What have I learned so far? The author of Toldot Adam was not quite "the faithful, traditional rabbi… definitely orthodox in outlook" portrayed by some.7 Levy did not write again on the subject of science, and it is likely that his stance shifted toward a more cautious position, but there were certainly contemporaries who sensed something subversive about the youthful study, as illustrated by an unfortunate incident in London in 1883, when Levy's former friend, Rabbi Joseph Kohn-Zedek, cited Levy's views on evolution to justify a call for the withdrawal of rabbinic approval that had been granted his later halakhic studies. Most likely the problem had been the tone of the work, which gave the impression that one might not take for granted the authority of received religious tradition over the discoveries of modern science. Levy, who translated at least ten short sections from The Origin of Species for his study, certainly held Darwin in high regard. As he explained,
The knowledge of the existence of life on the earth for thousands of years since ancient times is a result of the application of the theory of "the origin of species" which in our time has provoked sensation at every seat of learning, and on the basis of which natural scientists of our generation continue their [intellectual] ascent. It is vital, therefore, to listen to and read the principal enunciator of this theory, the most important researcher of his generation, Darwin, whose honour fills the scientific world.8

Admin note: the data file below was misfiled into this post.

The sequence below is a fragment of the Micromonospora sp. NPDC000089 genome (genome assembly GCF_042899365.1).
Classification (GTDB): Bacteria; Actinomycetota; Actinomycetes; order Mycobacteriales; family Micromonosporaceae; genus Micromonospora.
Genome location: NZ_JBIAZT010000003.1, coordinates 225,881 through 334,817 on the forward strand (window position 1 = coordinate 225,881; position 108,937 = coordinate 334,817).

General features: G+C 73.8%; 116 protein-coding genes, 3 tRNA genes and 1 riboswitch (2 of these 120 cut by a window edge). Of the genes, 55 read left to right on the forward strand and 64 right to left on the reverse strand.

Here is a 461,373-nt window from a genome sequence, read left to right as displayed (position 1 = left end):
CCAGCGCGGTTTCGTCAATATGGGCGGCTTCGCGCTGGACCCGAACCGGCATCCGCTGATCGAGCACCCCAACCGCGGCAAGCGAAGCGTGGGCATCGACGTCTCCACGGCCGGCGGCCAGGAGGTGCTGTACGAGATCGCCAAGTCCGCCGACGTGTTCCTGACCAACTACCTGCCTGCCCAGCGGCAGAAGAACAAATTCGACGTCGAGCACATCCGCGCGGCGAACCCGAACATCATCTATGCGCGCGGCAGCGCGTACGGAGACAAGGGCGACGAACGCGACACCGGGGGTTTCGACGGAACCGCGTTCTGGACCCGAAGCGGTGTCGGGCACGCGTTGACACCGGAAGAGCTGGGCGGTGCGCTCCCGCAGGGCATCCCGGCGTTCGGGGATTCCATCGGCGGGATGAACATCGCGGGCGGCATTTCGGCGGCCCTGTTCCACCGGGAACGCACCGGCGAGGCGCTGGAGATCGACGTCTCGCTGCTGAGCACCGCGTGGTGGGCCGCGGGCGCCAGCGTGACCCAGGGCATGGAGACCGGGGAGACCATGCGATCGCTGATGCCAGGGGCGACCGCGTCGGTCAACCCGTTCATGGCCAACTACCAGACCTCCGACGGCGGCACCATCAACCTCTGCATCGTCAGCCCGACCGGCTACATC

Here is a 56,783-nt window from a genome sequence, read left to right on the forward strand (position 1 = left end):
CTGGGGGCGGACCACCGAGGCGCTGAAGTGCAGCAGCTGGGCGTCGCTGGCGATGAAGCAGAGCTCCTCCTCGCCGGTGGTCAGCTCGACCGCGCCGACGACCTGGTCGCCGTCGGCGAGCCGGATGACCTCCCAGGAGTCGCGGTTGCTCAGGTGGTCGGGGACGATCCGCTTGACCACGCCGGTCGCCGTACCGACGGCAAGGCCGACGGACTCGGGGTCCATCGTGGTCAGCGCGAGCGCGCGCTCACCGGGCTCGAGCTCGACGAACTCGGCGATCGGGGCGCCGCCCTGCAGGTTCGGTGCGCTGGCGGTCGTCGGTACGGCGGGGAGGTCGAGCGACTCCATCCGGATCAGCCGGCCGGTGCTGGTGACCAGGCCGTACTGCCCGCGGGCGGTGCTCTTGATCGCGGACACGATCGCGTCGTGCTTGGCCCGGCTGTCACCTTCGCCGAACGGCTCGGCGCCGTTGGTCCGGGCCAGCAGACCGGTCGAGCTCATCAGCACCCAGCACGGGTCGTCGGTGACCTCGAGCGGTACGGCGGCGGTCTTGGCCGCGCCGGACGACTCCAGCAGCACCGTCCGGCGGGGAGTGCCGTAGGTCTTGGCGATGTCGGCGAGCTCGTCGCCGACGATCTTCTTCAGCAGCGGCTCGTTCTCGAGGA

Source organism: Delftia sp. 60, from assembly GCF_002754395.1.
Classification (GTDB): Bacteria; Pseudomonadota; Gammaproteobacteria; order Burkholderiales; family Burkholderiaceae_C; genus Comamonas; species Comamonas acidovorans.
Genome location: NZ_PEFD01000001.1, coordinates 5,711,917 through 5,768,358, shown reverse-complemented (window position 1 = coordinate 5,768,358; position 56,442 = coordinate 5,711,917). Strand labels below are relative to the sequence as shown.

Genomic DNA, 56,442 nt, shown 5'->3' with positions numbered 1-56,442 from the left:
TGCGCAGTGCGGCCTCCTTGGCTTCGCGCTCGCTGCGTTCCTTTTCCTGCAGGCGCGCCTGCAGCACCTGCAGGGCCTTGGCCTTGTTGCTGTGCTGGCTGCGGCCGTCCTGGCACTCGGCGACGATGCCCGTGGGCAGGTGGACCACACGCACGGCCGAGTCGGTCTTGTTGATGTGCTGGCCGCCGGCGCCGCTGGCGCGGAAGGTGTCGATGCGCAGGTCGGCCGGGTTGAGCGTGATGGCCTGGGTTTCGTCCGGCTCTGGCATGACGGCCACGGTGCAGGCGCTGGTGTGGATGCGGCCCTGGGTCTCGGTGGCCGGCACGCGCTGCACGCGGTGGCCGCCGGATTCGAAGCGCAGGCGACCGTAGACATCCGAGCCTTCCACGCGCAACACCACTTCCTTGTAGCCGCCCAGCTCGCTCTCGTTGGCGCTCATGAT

Excited about the underlying reality of nature revealed by science, he exulted that these "sublime matters [were] hidden from the masses of the people."9 It is perhaps this excitement that led him to make speculations uncharacteristic of one espousing an Orthodox religious worldview, such as his remarkable concluding remarks on immortality, ignored by earlier commentators, in which he argues that man will one day evolve to a stage where he will defeat death itself.10 Also, in contrast to other Jewish evolutionists who rejected the apparent cruelty of natural selection in favour of some kind of divine guidance, Levy's God reigned over a natural world undeniably shaped by the darwinian "struggle for existence," or milhemet ha-kiyum, characterised by chance and massive loss of life through predation and competition; in fact, such suffering was viewed by Levy as the primary mechanism by which human morality evolved.11 And then there are the intriguing hints of something more heterodox, still. On one occasion, Levy allows Nature to usurp God:
[A]fter it was all ready, nature [ha-tevah] could give forth the command: Let there be light! This law was achieved, thus: the elements of the entire universe separated into the bodies of the world, namely, the inert matter, the plant and the animal; and after the great law in nature [that is, evolution] fulfilled its aim and its perfection, there appeared the most glorious creation in all of creation… man!12